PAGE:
In pursuit of code quality: Unit testing Ajax applications

unalaskaweepingInternet and Web Development

Jul 19, 2012 (5 years and 29 days ago)

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In pursuit of code quality: Unit testing Ajax applications http://www.ibm.com/developerworks/java/library/j-cq07247/index.ht...
2 of 8 16/10/2007 11:19

If you enter in a valid word and click the
Submit button of this component, a message is sent to a server requesting
the word's definition. The definition is returned asynchronously through a callback and is accordingly inserted into
the Web page, as shown in Figure 2:
Figure 2. After clicking the Submit button, a response is displayed

Functional versus integration testing
Testing the interaction shown in Figure 2 can be broken out into a number of different scenarios, but two stand out.
From a functional standpoint, you'd probably want to write a test to fill in the form value, click the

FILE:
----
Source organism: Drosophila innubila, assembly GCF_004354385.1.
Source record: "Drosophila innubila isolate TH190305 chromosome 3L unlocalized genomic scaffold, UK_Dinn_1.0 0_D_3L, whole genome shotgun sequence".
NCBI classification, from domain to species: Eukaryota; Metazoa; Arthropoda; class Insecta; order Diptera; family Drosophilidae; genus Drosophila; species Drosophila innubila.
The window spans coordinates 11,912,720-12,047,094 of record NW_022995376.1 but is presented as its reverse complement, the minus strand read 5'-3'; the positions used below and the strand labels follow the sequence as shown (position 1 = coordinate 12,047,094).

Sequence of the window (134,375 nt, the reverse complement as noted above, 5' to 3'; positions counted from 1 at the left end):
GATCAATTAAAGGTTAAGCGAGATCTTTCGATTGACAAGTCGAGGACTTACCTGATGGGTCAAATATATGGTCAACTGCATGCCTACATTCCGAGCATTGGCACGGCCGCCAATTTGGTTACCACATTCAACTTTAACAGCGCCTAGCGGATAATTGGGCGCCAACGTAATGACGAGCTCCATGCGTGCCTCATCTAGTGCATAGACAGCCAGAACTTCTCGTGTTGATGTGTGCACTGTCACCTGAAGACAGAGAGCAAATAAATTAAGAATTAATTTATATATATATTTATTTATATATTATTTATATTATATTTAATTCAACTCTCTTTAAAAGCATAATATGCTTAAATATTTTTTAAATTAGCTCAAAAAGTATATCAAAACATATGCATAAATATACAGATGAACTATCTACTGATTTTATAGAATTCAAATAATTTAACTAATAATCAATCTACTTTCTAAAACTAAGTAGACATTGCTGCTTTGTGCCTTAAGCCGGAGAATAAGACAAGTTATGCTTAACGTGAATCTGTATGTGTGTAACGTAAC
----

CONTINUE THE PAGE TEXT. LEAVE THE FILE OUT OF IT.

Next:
Submit button,
and then verify the presence of the definition under the form. A second option would be an integration test, which
would allow you to validate the asynchronous functionality of the client-side code. The GWT's GWTTestCase
was designed for just this sort of test.
The thing to remember is that user interaction testing isn't possible with the GWTTestCase test case environment.
When designing and building GWT applications, you must think about testing the code without relying on user
interactions. This sort of thinking requires a decoupling of interaction code from business logic, which (as you
already know) is a best practice to begin with!
For example, take another look at the Ajax application shown in Figures 1 and 2. This application is composed of
four logical components: a TextBox for entering a desired word, a Button for clicking, and two Labels (one
for the TextBox and the other where the definition is displayed). An initial approach to the actual GWT module
could look like what you see in Listing 1, but how would you test this code?
Listing 1. A valid GWT application, but how to test it?
 